Analysts at global investment banks in Singapore aren’t just worried about working up to 115 hours a week. Juniors we spoke with say that while they don’t expect to be given an easy ride in IBD, there’s still a lot banks could do to improve their working conditions.
Weston (a pseudonym), who’s been working for a tier-one bank since late last year, says “absurd deadlines” are a particular bugbear. “For example, less than an hour before a client call, seniors will often ask for changes to a model, and consequently changes to the presentation materials illustrating outputs from the model,” he says.
Charles, another Singapore-based analyst, says annoying last-minute requests happen about once every one or two weeks. “Bosses like to promise clients tight deadlines, and then embark on various types of client-servicing work, which analysts have to do,” adds Charles, who also asked us not to use his real name.
Even if the deadlines are more reasonable, analysts say some of their work feels pointless. “We sometimes have to update investor presentations and do pitches that we don’t intend to win, just to appear that we’re focused on the client. We don’t learn much from this work, and everyone knows it’s a dead pitch that’s bound to fail,” says Charles. Weston complains of “absolutely senseless and random client requests that don’t get pushed back on by the seniors, and are left to juniors to execute”.
Shuchun (a pseudonym), who works for a European bank, says the most mundane part of her role is “repeatedly making cosmetic or trivial changes to presentation decks”. “I’d also like more freedom in coming up with ideas for decks or models rather than always using existing templates,” she adds.
Work gets dumped on juniors even if they’re sick or experiencing a family bereavement, says Charles. “No understanding is afforded to analysts; work is always the main priority here. Analysts are treated like replaceable cogs in the machine,” he adds.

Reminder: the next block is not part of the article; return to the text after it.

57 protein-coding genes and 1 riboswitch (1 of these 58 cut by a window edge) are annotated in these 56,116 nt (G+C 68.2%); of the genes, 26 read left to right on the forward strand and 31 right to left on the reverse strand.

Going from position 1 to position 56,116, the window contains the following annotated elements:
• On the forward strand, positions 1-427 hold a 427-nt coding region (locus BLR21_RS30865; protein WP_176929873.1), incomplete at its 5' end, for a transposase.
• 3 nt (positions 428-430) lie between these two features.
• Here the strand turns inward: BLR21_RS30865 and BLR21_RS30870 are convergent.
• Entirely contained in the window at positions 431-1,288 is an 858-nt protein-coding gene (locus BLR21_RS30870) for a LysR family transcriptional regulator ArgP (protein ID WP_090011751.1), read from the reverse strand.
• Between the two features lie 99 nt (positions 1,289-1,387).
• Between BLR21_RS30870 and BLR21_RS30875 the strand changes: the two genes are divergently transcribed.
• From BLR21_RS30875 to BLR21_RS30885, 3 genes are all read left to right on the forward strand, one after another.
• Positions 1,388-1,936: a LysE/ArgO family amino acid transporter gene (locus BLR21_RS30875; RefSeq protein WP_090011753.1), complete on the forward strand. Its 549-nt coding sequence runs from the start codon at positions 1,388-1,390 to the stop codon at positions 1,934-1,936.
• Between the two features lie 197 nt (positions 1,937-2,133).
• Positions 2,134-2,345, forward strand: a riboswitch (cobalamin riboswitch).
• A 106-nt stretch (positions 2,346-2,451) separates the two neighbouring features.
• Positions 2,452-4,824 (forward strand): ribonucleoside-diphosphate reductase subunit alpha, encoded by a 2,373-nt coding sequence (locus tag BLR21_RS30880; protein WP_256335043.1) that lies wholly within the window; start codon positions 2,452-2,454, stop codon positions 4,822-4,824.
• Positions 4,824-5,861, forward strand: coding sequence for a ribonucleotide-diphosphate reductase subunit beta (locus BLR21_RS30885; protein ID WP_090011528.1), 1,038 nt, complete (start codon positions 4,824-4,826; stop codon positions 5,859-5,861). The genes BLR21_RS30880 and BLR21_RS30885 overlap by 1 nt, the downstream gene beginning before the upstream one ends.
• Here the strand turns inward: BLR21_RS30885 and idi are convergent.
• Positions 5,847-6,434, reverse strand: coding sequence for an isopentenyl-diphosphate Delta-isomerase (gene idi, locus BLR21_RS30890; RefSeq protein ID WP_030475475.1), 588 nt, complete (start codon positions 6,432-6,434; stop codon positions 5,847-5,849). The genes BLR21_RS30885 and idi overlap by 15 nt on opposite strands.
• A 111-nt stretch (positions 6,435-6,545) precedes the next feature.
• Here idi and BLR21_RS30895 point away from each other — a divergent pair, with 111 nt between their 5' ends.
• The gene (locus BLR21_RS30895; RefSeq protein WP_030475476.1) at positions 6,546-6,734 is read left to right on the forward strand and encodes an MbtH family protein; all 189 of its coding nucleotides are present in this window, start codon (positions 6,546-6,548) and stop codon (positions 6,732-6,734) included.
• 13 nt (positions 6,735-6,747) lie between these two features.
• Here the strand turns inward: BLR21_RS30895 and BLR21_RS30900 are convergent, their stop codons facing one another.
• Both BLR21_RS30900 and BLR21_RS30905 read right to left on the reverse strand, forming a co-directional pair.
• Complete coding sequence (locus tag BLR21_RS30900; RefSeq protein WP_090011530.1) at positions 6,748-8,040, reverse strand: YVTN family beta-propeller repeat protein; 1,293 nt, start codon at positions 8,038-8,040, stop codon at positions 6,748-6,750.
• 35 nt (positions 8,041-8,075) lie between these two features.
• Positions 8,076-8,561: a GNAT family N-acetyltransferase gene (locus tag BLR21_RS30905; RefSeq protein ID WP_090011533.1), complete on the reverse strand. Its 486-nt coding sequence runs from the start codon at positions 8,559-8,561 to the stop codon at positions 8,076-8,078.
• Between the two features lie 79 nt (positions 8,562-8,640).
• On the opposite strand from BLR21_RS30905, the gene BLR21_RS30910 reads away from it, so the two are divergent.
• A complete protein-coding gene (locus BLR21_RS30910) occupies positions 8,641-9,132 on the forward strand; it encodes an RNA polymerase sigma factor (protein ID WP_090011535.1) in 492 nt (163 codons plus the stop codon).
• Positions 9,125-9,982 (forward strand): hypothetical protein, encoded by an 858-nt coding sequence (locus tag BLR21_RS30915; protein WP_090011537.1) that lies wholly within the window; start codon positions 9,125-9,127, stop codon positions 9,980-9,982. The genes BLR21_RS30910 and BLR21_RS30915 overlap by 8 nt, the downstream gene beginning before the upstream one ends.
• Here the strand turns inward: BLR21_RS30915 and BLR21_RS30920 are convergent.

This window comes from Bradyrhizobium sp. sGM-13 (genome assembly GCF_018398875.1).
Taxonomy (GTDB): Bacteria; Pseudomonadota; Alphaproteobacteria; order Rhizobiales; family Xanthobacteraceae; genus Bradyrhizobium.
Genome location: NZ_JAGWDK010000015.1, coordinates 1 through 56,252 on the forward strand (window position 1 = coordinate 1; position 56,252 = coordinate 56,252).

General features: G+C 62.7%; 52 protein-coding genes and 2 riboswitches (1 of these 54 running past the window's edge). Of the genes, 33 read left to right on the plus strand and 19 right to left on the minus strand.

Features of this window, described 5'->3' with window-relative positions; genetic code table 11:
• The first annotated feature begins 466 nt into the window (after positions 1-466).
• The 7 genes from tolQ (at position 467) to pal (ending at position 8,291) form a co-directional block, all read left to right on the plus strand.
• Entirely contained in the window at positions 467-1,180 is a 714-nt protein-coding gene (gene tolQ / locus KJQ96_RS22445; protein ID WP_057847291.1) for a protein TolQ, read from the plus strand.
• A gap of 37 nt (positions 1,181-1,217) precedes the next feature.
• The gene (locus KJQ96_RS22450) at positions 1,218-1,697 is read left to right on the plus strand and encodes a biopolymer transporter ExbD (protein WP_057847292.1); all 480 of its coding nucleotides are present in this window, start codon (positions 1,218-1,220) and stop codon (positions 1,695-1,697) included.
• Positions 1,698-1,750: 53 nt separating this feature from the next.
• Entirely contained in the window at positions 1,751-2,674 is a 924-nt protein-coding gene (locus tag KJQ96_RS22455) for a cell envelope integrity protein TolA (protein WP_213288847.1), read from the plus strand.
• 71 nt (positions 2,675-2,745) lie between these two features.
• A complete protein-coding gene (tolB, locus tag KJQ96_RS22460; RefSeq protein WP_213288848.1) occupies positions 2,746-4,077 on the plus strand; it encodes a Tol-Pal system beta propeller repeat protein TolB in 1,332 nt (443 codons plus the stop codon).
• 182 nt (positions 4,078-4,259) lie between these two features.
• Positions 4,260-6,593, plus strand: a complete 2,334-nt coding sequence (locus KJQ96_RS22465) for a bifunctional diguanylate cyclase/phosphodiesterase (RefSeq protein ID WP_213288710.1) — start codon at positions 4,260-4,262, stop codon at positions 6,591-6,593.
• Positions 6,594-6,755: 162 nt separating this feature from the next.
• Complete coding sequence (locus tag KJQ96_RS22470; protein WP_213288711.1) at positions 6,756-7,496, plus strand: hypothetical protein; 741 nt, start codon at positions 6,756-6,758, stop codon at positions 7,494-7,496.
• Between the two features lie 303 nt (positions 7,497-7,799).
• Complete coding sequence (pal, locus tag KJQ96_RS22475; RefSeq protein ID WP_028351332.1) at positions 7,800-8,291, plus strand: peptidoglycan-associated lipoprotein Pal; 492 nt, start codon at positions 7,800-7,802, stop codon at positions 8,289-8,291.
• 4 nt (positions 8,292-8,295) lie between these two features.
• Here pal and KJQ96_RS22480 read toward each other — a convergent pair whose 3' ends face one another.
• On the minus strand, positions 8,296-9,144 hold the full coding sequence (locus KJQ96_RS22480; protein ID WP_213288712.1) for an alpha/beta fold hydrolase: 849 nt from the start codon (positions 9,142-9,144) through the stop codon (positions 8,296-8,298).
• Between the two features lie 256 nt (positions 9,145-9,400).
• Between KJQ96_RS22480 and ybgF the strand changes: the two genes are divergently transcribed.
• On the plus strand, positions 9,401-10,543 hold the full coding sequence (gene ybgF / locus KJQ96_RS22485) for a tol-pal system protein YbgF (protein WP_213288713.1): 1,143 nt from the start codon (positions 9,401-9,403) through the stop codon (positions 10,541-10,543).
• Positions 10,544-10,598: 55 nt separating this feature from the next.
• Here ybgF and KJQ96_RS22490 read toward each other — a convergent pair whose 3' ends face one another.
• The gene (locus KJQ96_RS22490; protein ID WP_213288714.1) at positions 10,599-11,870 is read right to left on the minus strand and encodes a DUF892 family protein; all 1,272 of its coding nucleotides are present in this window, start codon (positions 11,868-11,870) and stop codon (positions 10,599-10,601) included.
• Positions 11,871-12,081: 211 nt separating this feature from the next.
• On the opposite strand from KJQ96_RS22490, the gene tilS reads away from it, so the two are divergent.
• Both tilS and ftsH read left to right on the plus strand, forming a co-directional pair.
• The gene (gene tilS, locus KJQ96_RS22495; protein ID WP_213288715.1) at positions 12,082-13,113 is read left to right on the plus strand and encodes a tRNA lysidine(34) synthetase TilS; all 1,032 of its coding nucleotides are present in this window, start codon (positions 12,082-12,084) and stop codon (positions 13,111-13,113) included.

Charles says some of his peers have received bad performance reviews, which affected their bonuses, because senior people in the team had a disagreement over a particular project. “This is despite them performing well in other projects. Bosses have been petty in that regard. There’s definitely too much office politics at play – sometimes good or hard workers don’t get recognised due to politics among the seniors. This encourages analysts to leave the sell-side,” he explains.
Shuchun has been with her bank for about 18 months, but says she’s already experienced several shifts in its business strategy. “There are too many organisational changes that are unsettling for juniors. Reorganising teams and changing our responsibilities frequently is not very helpful to our career development as juniors. So a bit more assurance, certainty and structured career development might help. I’d also like more guidance or mentoring from seniors,” she says.
Ultimately, Charles says the culture of his bank needs a big overhaul. “Junior hours would be more manageable if everyone worked together as a team. There’s this culture in my firm that the analysts do all the work and the associates and seniors just comment on it. I think the associates should share more of our workload, especially when there’s a tight deadline. They shouldn’t adhere rigidly to just commenting, if the team needs to get something out in a few hours.”
Globally, the new Wall Street Oasis working hours survey suggests that bankers at UBS work the longest hours.
Photo by Sear Greyson on Unsplash
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